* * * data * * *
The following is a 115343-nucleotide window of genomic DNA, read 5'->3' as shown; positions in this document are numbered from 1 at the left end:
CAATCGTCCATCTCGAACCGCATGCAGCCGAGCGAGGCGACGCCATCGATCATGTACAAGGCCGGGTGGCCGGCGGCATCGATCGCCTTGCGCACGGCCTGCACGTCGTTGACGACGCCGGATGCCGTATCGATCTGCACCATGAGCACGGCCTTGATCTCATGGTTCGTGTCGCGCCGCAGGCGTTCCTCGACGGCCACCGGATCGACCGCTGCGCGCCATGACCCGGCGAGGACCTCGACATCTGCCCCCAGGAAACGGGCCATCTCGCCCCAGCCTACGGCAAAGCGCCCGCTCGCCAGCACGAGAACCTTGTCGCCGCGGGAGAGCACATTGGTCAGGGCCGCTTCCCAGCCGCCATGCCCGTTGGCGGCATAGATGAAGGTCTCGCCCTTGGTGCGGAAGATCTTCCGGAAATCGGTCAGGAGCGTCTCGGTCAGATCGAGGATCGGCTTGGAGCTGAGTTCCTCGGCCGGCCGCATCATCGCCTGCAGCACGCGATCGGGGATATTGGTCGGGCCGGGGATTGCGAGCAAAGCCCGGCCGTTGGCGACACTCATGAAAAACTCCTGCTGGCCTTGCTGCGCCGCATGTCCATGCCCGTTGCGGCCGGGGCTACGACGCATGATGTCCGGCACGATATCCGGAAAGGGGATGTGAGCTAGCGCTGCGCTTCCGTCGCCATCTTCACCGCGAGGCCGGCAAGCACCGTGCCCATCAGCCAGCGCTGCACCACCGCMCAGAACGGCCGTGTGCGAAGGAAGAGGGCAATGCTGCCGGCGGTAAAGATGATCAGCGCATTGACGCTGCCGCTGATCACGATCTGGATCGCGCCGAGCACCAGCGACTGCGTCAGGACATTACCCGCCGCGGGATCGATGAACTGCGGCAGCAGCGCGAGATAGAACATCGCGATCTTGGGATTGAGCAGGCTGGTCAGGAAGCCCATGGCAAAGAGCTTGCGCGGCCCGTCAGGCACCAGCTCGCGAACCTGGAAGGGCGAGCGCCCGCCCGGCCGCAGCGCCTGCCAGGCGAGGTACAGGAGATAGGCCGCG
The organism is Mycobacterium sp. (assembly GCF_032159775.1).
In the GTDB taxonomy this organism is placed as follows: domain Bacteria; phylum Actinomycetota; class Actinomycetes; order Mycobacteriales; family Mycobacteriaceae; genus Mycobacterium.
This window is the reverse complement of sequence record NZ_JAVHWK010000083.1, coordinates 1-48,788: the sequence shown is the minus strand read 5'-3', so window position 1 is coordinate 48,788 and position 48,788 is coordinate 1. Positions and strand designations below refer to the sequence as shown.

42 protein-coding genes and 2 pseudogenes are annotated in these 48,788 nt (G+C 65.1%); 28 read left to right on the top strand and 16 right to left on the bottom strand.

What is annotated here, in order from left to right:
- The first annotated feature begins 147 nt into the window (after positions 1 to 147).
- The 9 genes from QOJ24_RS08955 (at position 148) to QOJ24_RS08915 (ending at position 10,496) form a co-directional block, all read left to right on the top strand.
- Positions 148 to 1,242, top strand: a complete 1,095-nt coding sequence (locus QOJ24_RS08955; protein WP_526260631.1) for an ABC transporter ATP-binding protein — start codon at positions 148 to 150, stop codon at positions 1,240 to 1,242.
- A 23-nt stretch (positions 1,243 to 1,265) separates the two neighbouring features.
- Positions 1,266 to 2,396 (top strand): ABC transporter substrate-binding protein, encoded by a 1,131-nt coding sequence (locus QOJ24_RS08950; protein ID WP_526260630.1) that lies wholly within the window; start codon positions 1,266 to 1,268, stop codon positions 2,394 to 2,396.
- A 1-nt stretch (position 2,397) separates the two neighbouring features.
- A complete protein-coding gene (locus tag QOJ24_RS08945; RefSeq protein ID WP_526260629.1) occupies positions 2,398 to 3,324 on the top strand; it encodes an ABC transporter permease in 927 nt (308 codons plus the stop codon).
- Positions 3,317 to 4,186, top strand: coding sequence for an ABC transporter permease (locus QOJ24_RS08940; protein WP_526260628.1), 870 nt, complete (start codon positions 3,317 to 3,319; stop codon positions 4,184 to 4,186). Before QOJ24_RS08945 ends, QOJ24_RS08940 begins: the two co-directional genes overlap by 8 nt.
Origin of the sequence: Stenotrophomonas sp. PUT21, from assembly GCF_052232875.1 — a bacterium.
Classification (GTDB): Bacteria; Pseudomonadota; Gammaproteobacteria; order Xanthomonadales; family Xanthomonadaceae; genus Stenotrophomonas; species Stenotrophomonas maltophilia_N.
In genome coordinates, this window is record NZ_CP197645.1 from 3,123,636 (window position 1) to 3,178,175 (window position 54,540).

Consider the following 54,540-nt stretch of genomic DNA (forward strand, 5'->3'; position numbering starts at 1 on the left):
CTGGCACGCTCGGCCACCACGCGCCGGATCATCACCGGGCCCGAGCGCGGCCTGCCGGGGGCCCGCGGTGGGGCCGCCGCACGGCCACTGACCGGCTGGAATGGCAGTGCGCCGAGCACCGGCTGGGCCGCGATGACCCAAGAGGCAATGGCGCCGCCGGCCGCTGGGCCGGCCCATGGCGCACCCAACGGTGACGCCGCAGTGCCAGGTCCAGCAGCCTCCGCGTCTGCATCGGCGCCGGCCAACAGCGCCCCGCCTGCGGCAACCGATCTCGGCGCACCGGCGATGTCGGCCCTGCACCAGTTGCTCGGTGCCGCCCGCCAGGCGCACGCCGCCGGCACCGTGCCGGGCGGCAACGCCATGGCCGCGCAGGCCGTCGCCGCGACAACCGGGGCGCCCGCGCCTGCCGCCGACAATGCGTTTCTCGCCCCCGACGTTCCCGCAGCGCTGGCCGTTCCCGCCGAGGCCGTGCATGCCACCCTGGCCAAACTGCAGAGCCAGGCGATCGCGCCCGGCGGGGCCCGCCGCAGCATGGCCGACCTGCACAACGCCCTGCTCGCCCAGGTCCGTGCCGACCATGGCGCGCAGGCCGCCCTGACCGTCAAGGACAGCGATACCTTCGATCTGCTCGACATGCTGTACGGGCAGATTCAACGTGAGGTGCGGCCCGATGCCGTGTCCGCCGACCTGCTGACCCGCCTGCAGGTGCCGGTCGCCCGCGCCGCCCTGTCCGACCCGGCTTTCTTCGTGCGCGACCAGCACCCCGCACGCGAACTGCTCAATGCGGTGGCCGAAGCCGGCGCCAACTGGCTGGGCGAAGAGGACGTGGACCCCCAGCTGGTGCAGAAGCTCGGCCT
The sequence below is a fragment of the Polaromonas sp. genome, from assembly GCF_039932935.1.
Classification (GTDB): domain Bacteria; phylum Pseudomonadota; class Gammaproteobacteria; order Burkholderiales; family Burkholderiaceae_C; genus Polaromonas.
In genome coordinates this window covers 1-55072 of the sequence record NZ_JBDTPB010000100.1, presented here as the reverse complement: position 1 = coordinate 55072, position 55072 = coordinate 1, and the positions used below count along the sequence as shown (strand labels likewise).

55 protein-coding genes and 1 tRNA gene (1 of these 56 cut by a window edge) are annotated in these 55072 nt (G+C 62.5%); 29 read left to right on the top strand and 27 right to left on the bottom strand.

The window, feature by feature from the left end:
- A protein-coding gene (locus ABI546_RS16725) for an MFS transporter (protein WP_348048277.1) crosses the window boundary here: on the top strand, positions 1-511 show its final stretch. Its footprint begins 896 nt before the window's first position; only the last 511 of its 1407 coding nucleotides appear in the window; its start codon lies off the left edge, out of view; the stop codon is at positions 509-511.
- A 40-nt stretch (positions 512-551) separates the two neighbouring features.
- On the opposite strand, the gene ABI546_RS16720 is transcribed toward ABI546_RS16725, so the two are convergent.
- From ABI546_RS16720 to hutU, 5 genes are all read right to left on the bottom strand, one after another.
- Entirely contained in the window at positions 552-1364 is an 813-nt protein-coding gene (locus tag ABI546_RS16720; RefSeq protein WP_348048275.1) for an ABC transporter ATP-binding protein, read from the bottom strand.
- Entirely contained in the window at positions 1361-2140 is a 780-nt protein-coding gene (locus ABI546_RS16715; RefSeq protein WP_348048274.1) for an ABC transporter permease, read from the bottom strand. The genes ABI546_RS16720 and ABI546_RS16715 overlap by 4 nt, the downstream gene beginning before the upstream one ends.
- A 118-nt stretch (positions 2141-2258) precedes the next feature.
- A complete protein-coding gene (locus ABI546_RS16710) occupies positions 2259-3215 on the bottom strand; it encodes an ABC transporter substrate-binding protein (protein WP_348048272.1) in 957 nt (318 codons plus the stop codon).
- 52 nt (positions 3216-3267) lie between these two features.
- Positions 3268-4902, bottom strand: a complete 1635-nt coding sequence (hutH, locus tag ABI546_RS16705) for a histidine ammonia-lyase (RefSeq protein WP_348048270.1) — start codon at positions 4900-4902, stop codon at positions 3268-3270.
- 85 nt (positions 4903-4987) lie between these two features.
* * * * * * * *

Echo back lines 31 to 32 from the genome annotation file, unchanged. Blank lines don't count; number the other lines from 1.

- Entirely contained in the window at positions 1361-2140 is a 780-nt protein-coding gene (locus ABI546_RS16715; RefSeq protein WP_348048274.1) for an ABC transporter permease, read from the bottom strand. The genes ABI546_RS16720 and ABI546_RS16715 overlap by 4 nt, the downstream gene beginning before the upstream one ends.
- A 118-nt stretch (positions 2141-2258) precedes the next feature.